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Wednesday, October 10, 2012
Recruiting battles: LSU vs. South Carolina

By David Helman

When considering recruiting battles between LSU and South Carolina, one big name -- and one big player -- probably comes to mind.

Sam Montgomery
Sam Montgomery was a rare case of LSU going into South Carolina and nabbing a big-time prospect.
On top of his talents as a pass rusher and his off field quirks, LSU defensive end Sam Montgomery stands out like a sore thumb on the Tigers' roster for a geographical reason: he hails from Greenwood, S.C. He's the only player on the team from the Palmetto State, and he's one of the first South Carolinians on the team in quite some time.

"I don't think there's many of us -- maybe like two," Montgomery said.

The 6-foot-5, 260-pound pass rusher was a signing day coup for Les Miles because of the long distance and the last-minute nature of his decision. But his recruitment doesn't exactly reflect a battle between the two programs for recruits. Montgomery wound up choosing the Tigers over the home state team, but his motivations for doing so aren't what you usually hear from local prospects.

"I just wanted to be different -- I didn't want to take the same route as everybody going to South Carolina and Clemson. Besides, LSU is known for their tradition on defense," Montgomery said. "I wanted to go someplace else and show that people from South Carolina can go around the world to play football."

But it does send a similar message about South Carolina to what Tiger fans are familiar with hearing about LSU. The Gamecocks have built a fence around their state, for the most part. Top talents like 2011 superstar Jadeveon Clowney, who was courted by LSU, have chosen the home-state school. But just as we've seen with high-profile Louisiana natives like Landon Collins and Torshiro Davis, big-time talent isn't always a lock to stay at home.

But as far as LSU goes, Montgomery is more of the exception than the rule. The Gamecocks don't come as far west as Louisiana to recruit often, and LSU rarely goes that far east. Predictably, any recruiting battles the pair wage are centered around the talent-rich and centrally located state of Georgia.

LSU currently has five scholarship players from Georgia on its roster with as many as nine in recent seasons. Three of the five -- J.C. Copeland, Kevin Minter and Vadal Alexander -- held South Carolina offers.

The Gamecocks lean on their neighboring state much more, with a robust 25 Georgians on board. It's no surprise that of the Tigers' 22 current commits, the only three to receive interest from the Gamecocks are nearby prospects. Two of them, offensive guard Andy Dodd and quarterback Anthony Jennings, are from Georgia. The third, defensive end Lewis Neal, is from northern neighbor North Carolina.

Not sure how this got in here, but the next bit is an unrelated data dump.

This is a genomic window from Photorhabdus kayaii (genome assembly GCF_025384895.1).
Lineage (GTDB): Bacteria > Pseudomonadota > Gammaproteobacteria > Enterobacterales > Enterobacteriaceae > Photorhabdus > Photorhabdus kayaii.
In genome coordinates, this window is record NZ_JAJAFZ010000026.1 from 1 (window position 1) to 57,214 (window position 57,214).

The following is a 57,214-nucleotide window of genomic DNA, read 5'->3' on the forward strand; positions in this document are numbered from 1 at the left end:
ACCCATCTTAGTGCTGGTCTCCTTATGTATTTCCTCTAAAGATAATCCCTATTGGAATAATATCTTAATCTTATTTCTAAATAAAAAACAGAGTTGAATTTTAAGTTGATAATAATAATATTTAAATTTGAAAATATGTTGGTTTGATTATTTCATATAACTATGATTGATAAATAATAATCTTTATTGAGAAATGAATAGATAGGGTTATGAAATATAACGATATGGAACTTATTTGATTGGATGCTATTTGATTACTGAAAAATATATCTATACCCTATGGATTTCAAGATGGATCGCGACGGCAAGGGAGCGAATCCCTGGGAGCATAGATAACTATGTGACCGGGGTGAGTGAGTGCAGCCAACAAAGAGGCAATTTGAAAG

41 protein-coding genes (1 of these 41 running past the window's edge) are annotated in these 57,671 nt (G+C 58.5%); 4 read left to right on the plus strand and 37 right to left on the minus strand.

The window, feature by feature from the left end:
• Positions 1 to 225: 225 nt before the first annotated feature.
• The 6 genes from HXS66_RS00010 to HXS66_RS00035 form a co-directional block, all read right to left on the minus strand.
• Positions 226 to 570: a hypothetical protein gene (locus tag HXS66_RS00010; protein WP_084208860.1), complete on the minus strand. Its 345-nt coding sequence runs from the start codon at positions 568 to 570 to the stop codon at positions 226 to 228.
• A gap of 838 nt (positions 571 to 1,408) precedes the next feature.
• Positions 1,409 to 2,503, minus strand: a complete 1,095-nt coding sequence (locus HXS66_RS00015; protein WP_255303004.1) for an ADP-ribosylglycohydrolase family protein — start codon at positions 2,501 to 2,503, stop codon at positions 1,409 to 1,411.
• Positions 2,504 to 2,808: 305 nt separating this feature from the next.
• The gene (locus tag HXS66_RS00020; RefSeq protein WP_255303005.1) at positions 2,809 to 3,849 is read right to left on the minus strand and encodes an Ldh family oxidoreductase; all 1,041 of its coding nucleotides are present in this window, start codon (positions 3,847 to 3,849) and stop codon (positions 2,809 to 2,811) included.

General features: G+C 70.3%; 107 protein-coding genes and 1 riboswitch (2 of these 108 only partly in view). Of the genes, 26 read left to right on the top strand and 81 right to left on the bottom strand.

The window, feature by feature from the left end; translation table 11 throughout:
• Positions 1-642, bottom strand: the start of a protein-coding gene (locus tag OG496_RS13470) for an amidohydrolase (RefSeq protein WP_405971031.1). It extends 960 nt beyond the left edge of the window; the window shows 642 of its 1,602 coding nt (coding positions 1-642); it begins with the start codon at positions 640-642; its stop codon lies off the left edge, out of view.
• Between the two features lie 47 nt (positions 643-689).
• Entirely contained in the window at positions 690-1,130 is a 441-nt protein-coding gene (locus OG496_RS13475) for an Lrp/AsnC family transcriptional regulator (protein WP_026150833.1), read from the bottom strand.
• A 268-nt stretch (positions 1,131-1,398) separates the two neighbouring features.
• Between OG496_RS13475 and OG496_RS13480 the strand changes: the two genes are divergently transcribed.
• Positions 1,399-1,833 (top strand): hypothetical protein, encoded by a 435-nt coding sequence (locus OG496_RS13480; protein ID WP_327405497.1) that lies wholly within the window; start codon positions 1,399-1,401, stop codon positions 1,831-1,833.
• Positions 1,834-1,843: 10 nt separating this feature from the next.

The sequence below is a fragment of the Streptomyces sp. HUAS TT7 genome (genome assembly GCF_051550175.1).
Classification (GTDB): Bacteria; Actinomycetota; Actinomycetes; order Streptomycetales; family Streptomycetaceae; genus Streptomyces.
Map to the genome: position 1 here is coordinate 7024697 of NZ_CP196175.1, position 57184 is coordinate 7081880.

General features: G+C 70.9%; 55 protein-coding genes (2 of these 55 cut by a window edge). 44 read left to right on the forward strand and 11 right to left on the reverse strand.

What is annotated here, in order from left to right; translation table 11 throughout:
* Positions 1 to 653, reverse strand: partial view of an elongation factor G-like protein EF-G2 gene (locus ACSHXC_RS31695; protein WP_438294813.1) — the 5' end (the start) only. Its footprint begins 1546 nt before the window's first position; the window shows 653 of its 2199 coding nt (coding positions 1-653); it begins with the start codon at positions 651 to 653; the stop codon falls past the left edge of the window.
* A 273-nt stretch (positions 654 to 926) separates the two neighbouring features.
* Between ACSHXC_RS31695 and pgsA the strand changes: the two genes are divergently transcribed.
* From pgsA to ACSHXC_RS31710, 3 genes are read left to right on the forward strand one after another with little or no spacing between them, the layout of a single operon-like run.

LSU does have connections to South Carolina that make it an occasional player, however. Defensive coordinator John Chavis hails from South Carolina. Former LSU secondary coach Ron Cooper, who recently departed for the NFL, used to work in the same capacity for Steve Spurrier and aggressively recruited his old stomping grounds.

It was Chavis who pursued offensive tackle D.J. Park of Dillon, S.C., before his eventual commitment to South Carolina in January. On top of that the Tigers have been in the pursuit for several of the states notable players, such as Clowney and Montgomery.

But stats are still stats. Because of the distance between them and because the two teams rarely play each other, it's likely cases like Montgomery's will remain unusual. But considering the junior's production on the defensive line this season, it's a worthwhile reminder: recruiting battles can be turning points for programs, regardless of how rarely they occur.

As for Montgomery and future players like him, the unprecedented nature of his decision puts him in a big spot on occasions, such as this weekend, when his home state school comes to call. Montgomery knows many current member of the Gamecocks' roster, and he knows his Tigers' showdown with South Carolina will be something he never forgets -- for better or worse.

"It's just like this: this is going to be bragging rights for the rest of our lives," he said. "If I beat them I can say that I remember when we play them, and I know that I beat y'all -- and nothing else matters. If they beat me it'll be 'Yeah you're from South Carolina, but I remember when we came down there and put a whooping on you.' So it's about that, it's about LSU versus South Carolina -- it's about a little bit of everything."